She is just a character on the rails forced into the story, she is empty character, a blank slate.

That brings us to Kylo Ren. While the first two of the trio are part of the Resistance, Kylo suffers from bad parenting and decides to become a Sith. That is interesting because the other two characters are orphans. The first time he took off his silly mask I burst out laughing, and I was not alone. While he has a sad sap-story he is a pathetic villain. There are people who will make excuses, that this is not fair, he is still young, learning and such things. Whatever, he is a man grown throwing a hissy fit like a toddler. He disgusts me. He doesn't inspire either fear or respect, he lacks presence. When you saw Vader, Tyranus, or even Darth Maul there was always either fear, respect or a mix of both involved. From the very beginning you knew they were force to be reckoned with and not to be taken lightly. When you see Kylo Ren you wish to slap him and send him to corner until he calms down. Pathetic.

Now that we are done with the three main characters, lets go through some details. For example learned skills. Swordsmanship is something you have to learn, practise, train. It is not something that you just happen to "get" the first second you find yourself holding a sword. And this particular detail annoyed me to no end. And they didn't do it with lightsabers alone, same goes for shooting, driving spaceships, and using Force. We'll get to that one.

In the film they try to telegraph to viewers that Rey knows how to wield a lightsaber because we see her cracking skulls with a quarterstaff. They try the same thing with Finn when we see a stormtrooper using some sort of an electric mace or baton. Just because that one stormtrooper knows how to use it, does not mean Finn does. And most importantly, just because you know how to use a particular weapon does not mean you know how to use another one, especially lightsabers considering they are rare as real food on a junk planet. It takes time to master a weapon, years of training. This goes doubly so for lightsabers because of their special nature. Unlike all the other weapons Finn and Rey might have encountered there was never anything like it. That is because lightsabers don't have any weight. How are you supposed to master a weapon that you don't even know how to swing properly?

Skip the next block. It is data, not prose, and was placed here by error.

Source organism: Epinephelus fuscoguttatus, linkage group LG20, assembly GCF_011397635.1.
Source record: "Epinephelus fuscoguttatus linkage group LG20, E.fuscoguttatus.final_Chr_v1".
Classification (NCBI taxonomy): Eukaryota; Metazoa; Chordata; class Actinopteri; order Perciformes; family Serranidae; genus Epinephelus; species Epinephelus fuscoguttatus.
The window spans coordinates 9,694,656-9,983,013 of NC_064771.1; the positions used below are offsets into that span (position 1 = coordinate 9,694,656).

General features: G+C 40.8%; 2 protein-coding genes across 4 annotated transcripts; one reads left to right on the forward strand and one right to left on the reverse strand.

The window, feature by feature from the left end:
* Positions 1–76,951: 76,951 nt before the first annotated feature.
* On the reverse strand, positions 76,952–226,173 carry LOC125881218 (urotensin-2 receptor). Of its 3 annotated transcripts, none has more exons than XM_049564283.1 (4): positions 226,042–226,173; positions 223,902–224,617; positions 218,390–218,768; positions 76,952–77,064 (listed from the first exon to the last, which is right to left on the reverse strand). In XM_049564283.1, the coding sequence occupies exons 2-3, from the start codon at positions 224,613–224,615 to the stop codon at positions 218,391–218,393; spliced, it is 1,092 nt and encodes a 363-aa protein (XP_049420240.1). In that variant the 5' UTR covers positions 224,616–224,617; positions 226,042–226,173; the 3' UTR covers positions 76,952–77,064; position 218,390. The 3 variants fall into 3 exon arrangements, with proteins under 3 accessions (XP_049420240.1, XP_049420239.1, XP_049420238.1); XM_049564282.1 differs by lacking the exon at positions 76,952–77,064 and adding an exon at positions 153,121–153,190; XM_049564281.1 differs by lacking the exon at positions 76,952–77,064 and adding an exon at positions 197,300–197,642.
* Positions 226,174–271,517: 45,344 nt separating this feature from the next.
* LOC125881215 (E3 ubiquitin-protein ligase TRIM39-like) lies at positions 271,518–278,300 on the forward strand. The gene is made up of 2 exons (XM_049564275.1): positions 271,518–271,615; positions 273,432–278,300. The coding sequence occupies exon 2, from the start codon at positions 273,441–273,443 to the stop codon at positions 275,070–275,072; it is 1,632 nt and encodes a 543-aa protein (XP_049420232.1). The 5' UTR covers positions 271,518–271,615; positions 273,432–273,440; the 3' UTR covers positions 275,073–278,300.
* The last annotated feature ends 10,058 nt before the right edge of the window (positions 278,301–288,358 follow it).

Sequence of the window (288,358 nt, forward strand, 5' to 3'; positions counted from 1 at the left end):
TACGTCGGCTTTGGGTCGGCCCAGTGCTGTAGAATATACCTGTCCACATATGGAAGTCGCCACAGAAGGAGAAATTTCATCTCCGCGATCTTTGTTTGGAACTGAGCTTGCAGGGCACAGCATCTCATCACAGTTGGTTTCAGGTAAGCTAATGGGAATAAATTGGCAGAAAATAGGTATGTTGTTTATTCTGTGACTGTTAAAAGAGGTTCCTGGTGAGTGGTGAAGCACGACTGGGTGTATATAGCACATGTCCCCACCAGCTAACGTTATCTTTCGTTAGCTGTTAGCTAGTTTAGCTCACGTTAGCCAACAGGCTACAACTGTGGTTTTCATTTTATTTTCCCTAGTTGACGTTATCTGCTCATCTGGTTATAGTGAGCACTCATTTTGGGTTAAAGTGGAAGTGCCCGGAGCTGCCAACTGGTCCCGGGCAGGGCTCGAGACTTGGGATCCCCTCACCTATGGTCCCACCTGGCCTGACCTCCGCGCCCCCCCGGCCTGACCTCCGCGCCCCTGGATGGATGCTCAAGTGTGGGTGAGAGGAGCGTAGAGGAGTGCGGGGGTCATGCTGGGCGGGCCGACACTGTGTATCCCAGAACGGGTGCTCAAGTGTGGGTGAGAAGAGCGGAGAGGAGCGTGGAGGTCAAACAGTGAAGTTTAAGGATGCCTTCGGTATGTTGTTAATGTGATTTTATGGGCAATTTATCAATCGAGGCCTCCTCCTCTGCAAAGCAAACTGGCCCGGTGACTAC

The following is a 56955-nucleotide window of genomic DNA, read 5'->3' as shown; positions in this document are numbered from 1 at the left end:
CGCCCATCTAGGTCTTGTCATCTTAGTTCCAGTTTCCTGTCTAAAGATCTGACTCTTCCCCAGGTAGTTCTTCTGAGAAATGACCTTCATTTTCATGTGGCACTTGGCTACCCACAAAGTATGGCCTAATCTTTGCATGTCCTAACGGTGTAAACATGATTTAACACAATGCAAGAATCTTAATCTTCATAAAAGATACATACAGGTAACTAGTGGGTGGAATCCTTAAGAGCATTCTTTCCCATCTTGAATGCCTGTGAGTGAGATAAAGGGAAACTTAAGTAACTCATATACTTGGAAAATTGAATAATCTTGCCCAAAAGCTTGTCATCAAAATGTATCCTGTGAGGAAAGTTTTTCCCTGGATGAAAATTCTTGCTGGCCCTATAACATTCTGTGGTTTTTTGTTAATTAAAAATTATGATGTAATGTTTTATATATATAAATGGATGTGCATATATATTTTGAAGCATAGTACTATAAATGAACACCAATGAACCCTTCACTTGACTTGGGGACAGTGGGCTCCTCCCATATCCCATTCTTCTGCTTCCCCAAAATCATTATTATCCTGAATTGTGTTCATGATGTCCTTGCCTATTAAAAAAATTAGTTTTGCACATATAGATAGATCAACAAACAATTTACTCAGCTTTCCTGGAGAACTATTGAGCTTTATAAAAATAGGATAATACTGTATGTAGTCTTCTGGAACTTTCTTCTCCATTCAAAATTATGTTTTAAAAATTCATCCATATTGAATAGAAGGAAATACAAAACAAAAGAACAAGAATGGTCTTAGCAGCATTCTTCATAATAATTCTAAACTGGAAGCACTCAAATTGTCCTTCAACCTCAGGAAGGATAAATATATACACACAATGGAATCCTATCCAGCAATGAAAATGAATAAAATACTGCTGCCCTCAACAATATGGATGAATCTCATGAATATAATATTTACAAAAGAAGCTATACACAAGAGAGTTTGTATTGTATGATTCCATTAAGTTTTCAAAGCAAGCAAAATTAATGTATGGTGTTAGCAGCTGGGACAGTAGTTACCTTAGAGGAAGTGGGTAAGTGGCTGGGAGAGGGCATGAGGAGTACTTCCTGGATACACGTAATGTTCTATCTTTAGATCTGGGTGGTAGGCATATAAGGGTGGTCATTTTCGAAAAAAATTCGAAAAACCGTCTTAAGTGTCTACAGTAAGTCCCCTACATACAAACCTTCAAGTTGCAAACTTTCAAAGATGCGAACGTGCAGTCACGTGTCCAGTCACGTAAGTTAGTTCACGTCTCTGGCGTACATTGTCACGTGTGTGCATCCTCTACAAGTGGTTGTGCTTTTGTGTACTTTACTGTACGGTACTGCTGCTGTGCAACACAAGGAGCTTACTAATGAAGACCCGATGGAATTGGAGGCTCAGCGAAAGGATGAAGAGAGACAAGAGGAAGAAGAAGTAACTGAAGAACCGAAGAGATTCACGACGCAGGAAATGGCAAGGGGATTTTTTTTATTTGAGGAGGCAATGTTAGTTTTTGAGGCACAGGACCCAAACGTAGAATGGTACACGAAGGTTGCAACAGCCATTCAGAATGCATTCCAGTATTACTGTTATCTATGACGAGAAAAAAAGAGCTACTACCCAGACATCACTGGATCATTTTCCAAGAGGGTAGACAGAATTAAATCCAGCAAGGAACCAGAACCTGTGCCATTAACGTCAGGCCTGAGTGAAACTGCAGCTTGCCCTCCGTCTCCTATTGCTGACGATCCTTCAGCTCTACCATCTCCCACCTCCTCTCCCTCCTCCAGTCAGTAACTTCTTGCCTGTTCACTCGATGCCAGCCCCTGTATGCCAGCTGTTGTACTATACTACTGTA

Same thing goes for driving a bloody spaceship we all know was modified so hard that nobody could do it but him. But don't let that get in a way of the story...

There are just so many discrepancies that we as the viewers are simply expected to swallow and move on, we just there to enjoy the ride, to hell with details. Who cares if all the bolts are screwed all the way, who cares if we crash and burn? Ignorance is bliss, and the film is betting on the viewer to engage in nostalgia from so long ago and just let things slide for old time's sake.

Special effects might have gotten better over the years, but the storytelling got a lot lot worse.

You want an example? Think of Captain Phasma. How much convincing did it take for her to betray the First Order even if we are told that she is crème de la crème? Too easy. How about Rey actually rescuing herself from the clutches of the First Empire? How? Well, she just thought of this great idea to tell the guard to release her and he did it. Because she can use Jedi tricks that otherwise take years to master.

I mused during the film that Force Awakens is an ode to Nature in a Nature vs Nurture debate. Just think of it, all the characters that spend years training, and mastering something are beaten by a complete amateur who is just natural talent. Kylo Ren vs Rey is best example. Or Han Solo vs Rey. Or Finn and Kylo Ren's failed attempt at indoctrination and being raised properly. It seems that Nurture by itself is useless, all the glory belongs to Nature alone according to Episode VII. Maybe that is the Force Awakening...